Other substances reported in nectar include organic acids, terpenes, alkaloids, flavonoids, glycosides, vitamins, phenolics, and oils.

    Concerning metals, the "major cation of most nectars ..." was Potassium (K) makes up 35 to 74 percent of the total cation content. Averages of other notable cations were Salt (Na) (17.9%), Calcuim (Ca) (12.8%), Magnesium (Mg) (5.9%), Aluminium (Al) (4.6%), Iron (Fe) (1.2%), and Manganese (Mn) (0.8%)

    I often think about why honey from different nectar sources have different colors and flavours and how those compounds interact with each other and with compounds found in the pollen that they collect. The bees aren't just drinking sugar water. Maybe all these elements can be found in pollen alone, I do not know. I think nectar and honey composition still needs to be in our thoughts.

    http://www.bb.iastate.edu/necgex/Nectar.htm
    http://books.google.com/books?id=0L1...onents&f=false
    http://en.wikipedia.org/wiki/Nectar
    Heinrich, G. (1989) Analysis of cations in nectars by means of a laser microprobe mass analyser (LAMMA). Beitr. Biol. Pflanz 64:293-308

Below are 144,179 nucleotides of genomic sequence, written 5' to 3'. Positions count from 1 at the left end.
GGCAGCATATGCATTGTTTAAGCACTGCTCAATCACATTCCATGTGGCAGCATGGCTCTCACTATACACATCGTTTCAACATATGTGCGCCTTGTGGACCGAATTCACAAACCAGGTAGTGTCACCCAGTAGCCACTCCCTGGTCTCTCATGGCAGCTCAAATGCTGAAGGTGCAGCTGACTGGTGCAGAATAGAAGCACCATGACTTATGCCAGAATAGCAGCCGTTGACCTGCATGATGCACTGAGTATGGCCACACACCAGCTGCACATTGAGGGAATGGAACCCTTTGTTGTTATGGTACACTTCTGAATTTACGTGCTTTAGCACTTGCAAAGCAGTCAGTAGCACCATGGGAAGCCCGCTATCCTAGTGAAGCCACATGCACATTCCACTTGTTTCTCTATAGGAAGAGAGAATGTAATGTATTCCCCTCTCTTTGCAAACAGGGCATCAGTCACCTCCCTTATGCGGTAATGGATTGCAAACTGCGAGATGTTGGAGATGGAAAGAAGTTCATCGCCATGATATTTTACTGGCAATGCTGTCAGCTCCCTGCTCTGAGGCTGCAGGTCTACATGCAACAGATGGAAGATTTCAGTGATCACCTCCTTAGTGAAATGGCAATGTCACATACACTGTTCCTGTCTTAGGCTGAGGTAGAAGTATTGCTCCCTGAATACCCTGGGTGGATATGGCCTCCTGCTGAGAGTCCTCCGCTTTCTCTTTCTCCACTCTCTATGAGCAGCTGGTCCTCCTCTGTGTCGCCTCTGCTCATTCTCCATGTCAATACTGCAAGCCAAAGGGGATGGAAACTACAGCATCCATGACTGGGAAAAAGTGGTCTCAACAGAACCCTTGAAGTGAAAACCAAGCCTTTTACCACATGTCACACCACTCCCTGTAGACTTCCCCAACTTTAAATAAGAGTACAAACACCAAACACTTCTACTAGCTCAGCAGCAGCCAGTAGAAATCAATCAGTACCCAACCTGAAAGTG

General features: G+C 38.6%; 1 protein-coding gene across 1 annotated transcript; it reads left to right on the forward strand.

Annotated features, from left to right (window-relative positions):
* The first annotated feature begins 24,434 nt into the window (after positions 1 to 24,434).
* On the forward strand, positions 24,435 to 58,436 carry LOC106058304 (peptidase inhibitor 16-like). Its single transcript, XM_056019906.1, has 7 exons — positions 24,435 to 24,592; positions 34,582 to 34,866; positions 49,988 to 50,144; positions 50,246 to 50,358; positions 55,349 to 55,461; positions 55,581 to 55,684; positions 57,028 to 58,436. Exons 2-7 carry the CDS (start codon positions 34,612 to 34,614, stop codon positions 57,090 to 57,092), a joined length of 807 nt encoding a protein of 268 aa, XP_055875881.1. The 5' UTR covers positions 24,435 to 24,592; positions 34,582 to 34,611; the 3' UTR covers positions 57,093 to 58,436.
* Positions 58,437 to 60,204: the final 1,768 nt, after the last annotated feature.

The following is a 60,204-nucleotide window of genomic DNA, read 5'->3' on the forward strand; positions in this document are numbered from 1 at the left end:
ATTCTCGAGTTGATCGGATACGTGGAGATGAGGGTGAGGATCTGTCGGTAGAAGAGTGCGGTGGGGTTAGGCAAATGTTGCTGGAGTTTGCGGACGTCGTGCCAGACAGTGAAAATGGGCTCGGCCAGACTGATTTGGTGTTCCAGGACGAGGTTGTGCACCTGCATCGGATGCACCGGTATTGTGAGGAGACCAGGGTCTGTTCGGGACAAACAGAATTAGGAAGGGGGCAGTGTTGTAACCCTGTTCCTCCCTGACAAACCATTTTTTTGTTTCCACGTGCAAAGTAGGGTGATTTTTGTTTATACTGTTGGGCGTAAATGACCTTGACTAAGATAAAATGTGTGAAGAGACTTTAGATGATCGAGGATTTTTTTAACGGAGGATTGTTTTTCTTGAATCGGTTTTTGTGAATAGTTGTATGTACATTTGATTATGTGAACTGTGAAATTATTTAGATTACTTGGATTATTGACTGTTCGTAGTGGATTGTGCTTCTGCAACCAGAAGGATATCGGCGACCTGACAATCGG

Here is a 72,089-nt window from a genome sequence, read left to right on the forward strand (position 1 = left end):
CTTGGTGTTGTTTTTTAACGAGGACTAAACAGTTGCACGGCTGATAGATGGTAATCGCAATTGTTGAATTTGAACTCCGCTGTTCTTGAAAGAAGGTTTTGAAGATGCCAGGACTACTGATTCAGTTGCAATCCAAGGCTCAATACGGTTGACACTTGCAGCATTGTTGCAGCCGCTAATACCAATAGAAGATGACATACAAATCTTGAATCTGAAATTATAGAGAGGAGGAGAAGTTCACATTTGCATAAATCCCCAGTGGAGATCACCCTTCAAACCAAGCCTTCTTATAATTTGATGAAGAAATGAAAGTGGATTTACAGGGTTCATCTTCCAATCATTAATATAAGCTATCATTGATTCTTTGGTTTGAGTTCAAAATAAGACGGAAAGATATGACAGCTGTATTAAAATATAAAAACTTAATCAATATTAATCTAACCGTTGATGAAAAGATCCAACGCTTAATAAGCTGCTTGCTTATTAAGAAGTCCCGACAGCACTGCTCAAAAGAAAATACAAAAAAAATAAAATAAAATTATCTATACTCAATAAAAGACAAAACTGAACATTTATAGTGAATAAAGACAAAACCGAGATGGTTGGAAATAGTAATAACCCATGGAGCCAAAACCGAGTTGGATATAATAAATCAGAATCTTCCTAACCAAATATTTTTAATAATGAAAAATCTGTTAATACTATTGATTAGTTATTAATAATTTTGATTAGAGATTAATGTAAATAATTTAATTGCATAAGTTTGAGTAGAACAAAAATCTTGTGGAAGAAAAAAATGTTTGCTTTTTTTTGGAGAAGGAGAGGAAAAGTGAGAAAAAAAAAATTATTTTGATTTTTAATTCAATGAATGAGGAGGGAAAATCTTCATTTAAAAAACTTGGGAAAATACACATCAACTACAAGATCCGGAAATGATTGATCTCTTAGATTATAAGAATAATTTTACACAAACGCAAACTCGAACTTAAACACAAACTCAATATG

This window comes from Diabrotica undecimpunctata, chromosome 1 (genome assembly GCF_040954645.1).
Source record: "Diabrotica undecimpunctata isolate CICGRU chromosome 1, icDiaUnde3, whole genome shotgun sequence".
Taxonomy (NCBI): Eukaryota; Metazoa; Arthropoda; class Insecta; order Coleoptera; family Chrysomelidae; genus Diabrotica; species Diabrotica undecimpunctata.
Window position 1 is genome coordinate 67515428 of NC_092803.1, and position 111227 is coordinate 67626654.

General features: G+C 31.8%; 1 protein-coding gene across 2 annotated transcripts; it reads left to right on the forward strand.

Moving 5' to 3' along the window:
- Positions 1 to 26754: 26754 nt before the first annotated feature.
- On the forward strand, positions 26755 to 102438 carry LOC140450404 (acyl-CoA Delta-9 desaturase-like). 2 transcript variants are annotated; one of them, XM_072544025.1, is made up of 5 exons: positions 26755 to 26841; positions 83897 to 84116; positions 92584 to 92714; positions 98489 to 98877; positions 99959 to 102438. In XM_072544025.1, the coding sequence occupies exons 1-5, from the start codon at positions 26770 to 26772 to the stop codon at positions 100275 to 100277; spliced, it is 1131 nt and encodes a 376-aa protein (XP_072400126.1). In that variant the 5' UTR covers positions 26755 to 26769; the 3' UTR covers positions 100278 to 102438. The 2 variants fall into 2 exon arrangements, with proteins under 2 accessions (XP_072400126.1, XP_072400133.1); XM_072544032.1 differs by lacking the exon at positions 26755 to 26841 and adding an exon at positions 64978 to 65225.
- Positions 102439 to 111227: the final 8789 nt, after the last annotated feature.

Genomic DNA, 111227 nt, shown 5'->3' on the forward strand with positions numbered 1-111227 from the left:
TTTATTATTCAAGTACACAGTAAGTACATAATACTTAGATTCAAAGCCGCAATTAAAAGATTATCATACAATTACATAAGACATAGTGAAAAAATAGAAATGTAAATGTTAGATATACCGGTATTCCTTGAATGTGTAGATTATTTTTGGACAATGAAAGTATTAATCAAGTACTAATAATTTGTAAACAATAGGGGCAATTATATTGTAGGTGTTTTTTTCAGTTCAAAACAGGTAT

4. #204
    Join Date
    Feb 2010
    Location
    New York City, NY
    Posts
    4,045

    Default Re: rethinking bee nutrition

    rniles:

    I don't disagree with any of the above.

    There are plenty of beekeepers experiencing drought conditions in their area. So, they'll say, "What nectar?"

    I'm trying to improve the nutrition of my feed so that I can store up some honey supers for fall and winter feeding. Unfortunately, I can't get anywhere near the amount I need unless my hives have built up. Which means feeding them.

    It's a catch22.

  5. #205
    Join Date
    Oct 2012
    Location
    Oak Harbor, WA
    Posts
    259

    Default Re: rethinking bee nutrition

    Hi WLC ...and I wasn't disagreeing with you either ...and i like the discussion on probiotics. I was just trying to say that the sugar syrup that we feed them, when we must feed, has to be something better than plain ol' sugar water. That along with all the science that is going into pollen substitute, we need to try to figure out a better nectar substitute as well.

    It's a great discussion and I've been enjoying reading through it.

  6. #206
    Join Date
    Jul 2010
    Location
    jackson county, alabama, usa
    Posts
    4,041

    Default Re: rethinking bee nutrition

    hi rniles...